33 And 1/3 Under 45 – Track Twenty: A Tribute To Jack Johnson

33 and ⅓ is a monthly music column by Ryan Lynch, exploring the records that keep him inspired in a cynical world.

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This column was written on June 14th, 2020.

Johnson portrayed Freedom – it rang just as loud as the bell proclaiming him Champion.

All forms of expression, whether artistic or not, are statements of values from the creator and are inherently political. If you can’t accept that and wish people didn’t have to be so political in their art, go fuck, and I can’t stress this enough, yourself.

In 1970, just about a year after Miles Davis recorded his groundbreaking jazz fusion album, In A Silent Way, he recorded the soundtrack to an upcoming documentary on the boxing champion, Jack Johnson. Johnson was one of the first black boxers who was “allowed” to box a white man and become the world heavyweight boxing champion, owned and operated several desegregated nightclubs in the 1910s, and was arrested, charged, and sentenced by an all-white jury for violating the Mann Act because of his relationships with white women before the Act was even passed.

In years, we’re about as removed from this record as Miles was from most of the events that made Jack Johnson a household name. But just like I feel that this album is as relevant today as ever, Miles felt a deep connection to Jack’s story. Not only as a trailblazer for Black Americans, shattering boundaries that White America fought (and still fights) so hard to uphold, but also as a victim of the system. In 1959, after releasing the masterpiece Kind Of Blue, Miles was beaten and arrested by the NYPD for not “moving on” from the steps of the club he was playing an Armed Forces Day benefit at (the Birdland, one of the most important Jazz clubs in Manhattan) after walking a white woman to her cab. Despite pointing out that he was on the marquee and had every right to be there, (“I don’t care where you work, I said move on! If you don’t move on I’m going to arrest you.” said the cop) Miles was beaten bloody and dragged off. From his autobiography:

Now I would have expected this kind of bullshit about resisting arrest and all back in East St Louis (before the city went all-black), but not here in New York City, which is supposed to be the slickest, hippest city in the world. But then, again, I was surrounded by white folks and I have learned that when that happens, if you’re black, there is no justice. None.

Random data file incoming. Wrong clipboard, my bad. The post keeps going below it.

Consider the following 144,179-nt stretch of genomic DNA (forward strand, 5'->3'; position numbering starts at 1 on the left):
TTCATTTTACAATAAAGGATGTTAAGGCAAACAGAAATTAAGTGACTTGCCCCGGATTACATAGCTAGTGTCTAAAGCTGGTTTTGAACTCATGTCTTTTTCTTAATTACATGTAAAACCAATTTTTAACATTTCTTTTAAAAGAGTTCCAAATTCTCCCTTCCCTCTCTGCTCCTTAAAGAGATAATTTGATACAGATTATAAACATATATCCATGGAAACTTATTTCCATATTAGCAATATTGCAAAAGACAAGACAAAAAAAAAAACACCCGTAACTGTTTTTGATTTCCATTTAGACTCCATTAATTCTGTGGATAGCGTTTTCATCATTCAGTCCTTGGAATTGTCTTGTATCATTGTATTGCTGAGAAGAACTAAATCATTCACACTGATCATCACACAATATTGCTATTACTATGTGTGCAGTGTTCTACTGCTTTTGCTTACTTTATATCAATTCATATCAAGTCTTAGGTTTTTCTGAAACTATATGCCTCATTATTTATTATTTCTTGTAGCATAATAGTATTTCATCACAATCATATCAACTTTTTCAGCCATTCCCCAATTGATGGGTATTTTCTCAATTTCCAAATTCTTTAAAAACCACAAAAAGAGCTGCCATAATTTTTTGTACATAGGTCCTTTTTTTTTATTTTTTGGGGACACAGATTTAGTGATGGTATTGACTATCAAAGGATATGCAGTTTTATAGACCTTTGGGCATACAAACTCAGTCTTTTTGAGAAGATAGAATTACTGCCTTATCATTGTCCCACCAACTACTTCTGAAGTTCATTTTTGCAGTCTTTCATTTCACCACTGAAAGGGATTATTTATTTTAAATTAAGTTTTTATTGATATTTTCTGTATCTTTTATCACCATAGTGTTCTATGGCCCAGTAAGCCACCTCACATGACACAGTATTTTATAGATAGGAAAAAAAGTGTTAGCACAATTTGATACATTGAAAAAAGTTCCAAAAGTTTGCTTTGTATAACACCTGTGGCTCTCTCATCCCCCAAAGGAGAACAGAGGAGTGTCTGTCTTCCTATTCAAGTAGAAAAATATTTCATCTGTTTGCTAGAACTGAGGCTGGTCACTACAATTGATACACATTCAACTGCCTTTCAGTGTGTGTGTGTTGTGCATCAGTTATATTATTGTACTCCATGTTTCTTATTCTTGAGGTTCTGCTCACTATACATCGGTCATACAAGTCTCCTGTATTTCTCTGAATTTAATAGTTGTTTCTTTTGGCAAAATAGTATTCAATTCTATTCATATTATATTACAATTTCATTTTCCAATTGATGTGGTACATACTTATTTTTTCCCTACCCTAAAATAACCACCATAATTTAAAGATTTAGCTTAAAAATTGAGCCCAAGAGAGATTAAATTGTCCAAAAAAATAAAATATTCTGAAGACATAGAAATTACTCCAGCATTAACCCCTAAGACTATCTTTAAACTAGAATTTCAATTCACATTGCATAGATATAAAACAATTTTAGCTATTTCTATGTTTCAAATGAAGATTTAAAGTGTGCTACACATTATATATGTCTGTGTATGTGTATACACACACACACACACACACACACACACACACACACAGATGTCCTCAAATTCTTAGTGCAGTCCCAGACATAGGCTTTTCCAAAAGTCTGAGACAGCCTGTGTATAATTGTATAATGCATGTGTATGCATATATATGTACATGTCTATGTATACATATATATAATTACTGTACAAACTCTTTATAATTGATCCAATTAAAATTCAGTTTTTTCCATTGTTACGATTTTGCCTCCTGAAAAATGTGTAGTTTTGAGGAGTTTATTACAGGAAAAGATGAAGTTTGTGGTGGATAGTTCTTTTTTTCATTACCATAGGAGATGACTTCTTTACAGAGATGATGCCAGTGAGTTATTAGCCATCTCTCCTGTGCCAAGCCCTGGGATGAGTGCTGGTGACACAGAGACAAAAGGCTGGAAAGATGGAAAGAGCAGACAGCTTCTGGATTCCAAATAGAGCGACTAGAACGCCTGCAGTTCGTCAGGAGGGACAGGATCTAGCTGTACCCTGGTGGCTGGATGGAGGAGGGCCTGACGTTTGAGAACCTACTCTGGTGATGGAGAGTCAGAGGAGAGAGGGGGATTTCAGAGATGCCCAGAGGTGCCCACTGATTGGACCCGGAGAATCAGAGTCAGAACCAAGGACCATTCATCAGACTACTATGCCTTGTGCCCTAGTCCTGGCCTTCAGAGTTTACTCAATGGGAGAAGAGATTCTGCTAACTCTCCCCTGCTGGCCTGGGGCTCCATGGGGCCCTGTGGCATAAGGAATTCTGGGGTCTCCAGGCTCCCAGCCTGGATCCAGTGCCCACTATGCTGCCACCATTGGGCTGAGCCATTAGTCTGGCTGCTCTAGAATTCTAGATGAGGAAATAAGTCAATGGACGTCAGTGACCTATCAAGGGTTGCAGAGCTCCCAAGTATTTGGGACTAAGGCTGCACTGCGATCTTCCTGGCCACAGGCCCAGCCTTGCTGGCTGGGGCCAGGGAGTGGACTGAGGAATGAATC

Around this time, people — white people — started saying that I was always “angry,” that I was “racist,” or some silly shit like that. Now, I’ve been racist towards nobody, but that don’t mean I’m going to take shit from a person just because he’s white. I didn’t grin or shuffle and didn’t walk around with my finger up my ass begging for no handout and thinking I was inferior to whites. I was living in America, too, and I was going to try to get everything that was coming to me.

For everyone that says it’s only about class and that if we pursue economic justice, racial justice will follow suit, you’re still as wrong as people who said that to Miles in 1959 were. As wrong as the people that said that to Jack Johnson in 1912 were. It doesn’t matter if you’re rich, a racist system is still going to abuse you if you’re not white. And then make you the villain for being angry. You’re the real racist for fighting against the system.

From Davis’ liner notes for the record:

The rise of Jack Johnson to world heavyweight supremacy in 1908 was a signal for white envy to erupt. Can you get to that? And of course being born Black in America… we all know how that goes. The day before Johnson defended the title against Jim Flynn (1912) he received a note “Lie down tomorrow or we string you up – Ku Klux Klan.” Dig that!